kwg66
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Hot Shot

vSPhere 6.5 slow boot

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I am seeing boot times in excess of 20 minutes.  The boot process hands just after loading "vmw_vaii ip_hds"  for over 12 minutes, not sure if after loading vmw_vai ip_hds whether its executing some activities based on this module, or whether it is trying to load the next service, with is "gss".  I  haven't been able to find details as to what gss is.    Other than this 1 hang, the boot is fairly smooth..

I have read this may be because of the use of RDMs, but I'm not completely convinced. 

Can anyone shed light on what could be causing vSphere to take so long to boot, and how and if it can be mitigated in any way.

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pwilk
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Was the boot time always this slow or has it slowed down recently?

If it's a new issue in your environment, then this is certainly caused by RDMs. You can follow the guide here VMware Knowledge Base  to troubleshoot this

Cheers, Paul Wilk

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pwilk
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Was the boot time always this slow or has it slowed down recently?

If it's a new issue in your environment, then this is certainly caused by RDMs. You can follow the guide here VMware Knowledge Base  to troubleshoot this

Cheers, Paul Wilk
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msripada
Virtuoso
Virtuoso

When the process hangs at "vmw_vaii ip_hds", it indicates that it stopped at this process or the next process is still ongoing. You can press Alt F12 on DCUI console and then check live vmkernel logs on the activities but most of the time it might be stuck due to storage scan process and is explained in KB 1016106. I am sure that the live vmkernel log gives you some light or answers you are looking for on the slow boot issue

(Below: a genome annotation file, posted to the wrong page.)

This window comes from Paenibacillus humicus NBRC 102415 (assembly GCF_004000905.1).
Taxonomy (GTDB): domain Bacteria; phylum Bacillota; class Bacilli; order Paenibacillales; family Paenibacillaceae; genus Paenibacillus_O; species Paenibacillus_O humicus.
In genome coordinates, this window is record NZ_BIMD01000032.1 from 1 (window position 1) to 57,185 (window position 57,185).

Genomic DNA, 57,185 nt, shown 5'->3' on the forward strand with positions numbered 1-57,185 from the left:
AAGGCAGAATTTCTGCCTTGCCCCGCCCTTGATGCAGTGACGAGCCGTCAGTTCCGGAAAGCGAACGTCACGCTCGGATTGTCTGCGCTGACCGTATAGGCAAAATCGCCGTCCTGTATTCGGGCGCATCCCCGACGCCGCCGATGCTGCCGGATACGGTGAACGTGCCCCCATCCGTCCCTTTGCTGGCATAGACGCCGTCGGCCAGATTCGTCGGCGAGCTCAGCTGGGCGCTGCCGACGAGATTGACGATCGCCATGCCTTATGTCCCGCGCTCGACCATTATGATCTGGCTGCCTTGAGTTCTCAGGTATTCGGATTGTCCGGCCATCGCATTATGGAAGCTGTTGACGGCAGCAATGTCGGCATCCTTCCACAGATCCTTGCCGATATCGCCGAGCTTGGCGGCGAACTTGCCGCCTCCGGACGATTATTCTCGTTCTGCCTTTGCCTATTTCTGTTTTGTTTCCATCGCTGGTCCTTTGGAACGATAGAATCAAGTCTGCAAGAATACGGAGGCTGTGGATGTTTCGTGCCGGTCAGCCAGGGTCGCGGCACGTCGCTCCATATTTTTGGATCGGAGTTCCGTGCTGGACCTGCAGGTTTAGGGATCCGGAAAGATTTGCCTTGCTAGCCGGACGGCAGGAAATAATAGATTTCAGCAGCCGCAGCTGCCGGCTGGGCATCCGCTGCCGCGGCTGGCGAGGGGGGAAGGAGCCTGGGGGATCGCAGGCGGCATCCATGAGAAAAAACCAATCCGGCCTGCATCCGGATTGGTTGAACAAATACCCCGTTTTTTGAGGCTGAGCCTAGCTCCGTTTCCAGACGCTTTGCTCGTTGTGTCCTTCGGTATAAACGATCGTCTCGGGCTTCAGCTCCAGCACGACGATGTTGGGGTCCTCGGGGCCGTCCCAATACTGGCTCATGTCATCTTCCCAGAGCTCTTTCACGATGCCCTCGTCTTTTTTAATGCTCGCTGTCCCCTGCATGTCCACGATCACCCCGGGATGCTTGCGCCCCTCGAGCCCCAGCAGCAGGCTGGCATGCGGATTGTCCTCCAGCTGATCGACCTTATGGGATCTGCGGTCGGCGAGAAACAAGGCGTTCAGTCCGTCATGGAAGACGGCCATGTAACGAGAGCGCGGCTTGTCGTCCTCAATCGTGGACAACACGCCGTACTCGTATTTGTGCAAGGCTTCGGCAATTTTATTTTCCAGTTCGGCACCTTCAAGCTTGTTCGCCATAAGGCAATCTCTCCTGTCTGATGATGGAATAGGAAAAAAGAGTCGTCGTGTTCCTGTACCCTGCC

Thanks,

MS

kwg66
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Hot Shot

OK, I looked at the KB - horribly written, but clearly pointing to applying a setting to the LUN to make it  "--perennially-reserved=true"

I say the KB is horribly written because it doesn't really explain much about what this setting is doing, and what other ramifiations might exist as a result of making the change to --perennially-reserved=true

Before I apply this change to a production environment can you shed light on this change?  What its doing during boot and what the ramifications might be after the system is running live. 

Also, correct me if I'm wrong, but it looks as though this command needs to be run on every host in the cluster, and also for every RDM, is this the case?

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kwg66
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Just tested our older hosts that see the same storage, the boot time is the same, very long, about 20 minutes.   (current prod is running on 5.5, just build out a new cluster of 6.5 and getting ready to migrate all workloads to it, both clusters see the same LUNs at this time until migrations are completed)

Followed link to KB, see below.

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msripada
Virtuoso
Virtuoso

Yes. The changes should be made on all hosts and for all the RDM's. You might also consider upgrading the drivers/firmware for the ESXi hosts for hba's or nic (is using iscsi) as per the compatibility guide.

Thanks,

MS

kwg66
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I just ran a script to collect RDM info

added the info collected into a text file compiled a string of esxcli commands

ran the commands in the vSphere cli against a host that doesn't run any VMs, but it does see the LUNs used as RDMs since it belongs to the same storage group as all hosts in the cluster

everything was successful after dealing with the thumbprint issue connecting to the host

rebooted - wow the boot was so fast my head is still spinning

I will run this across all of my new hosts, but I am not going to run it against the older hosts where the VMs currently run that own the RDMs.  

Once all the VMs are migrated to the new cluster, will there by any impact due to the perennially reserved setting on the VMs that own the RDMs or the hosts that house the VMs that own the RDMs?

Thanks

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